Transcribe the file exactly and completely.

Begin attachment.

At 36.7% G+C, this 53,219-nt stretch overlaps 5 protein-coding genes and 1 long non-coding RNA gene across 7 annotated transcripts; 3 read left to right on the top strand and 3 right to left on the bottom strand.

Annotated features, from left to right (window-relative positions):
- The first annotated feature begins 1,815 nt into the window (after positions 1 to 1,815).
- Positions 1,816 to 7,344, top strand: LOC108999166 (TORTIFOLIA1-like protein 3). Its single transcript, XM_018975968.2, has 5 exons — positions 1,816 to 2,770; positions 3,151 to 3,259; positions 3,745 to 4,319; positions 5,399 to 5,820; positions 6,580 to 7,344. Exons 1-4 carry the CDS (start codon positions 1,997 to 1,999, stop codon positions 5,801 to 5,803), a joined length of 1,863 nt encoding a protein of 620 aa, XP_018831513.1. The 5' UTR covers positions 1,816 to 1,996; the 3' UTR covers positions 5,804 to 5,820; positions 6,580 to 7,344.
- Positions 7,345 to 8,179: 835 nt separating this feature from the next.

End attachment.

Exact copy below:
At 36.7% G+C, this 53,219-nt stretch overlaps 5 protein-coding genes and 1 long non-coding RNA gene across 7 annotated transcripts; 3 read left to right on the top strand and 3 right to left on the bottom strand.

Annotated features, from left to right (window-relative positions):
- The first annotated feature begins 1,815 nt into the window (after positions 1 to 1,815).
- Positions 1,816 to 7,344, top strand: LOC108999166 (TORTIFOLIA1-like protein 3). Its single transcript, XM_018975968.2, has 5 exons — positions 1,816 to 2,770; positions 3,151 to 3,259; positions 3,745 to 4,319; positions 5,399 to 5,820; positions 6,580 to 7,344. Exons 1-4 carry the CDS (start codon positions 1,997 to 1,999, stop codon positions 5,801 to 5,803), a joined length of 1,863 nt encoding a protein of 620 aa, XP_018831513.1. The 5' UTR covers positions 1,816 to 1,996; the 3' UTR covers positions 5,804 to 5,820; positions 6,580 to 7,344.
- Positions 7,345 to 8,179: 835 nt separating this feature from the next.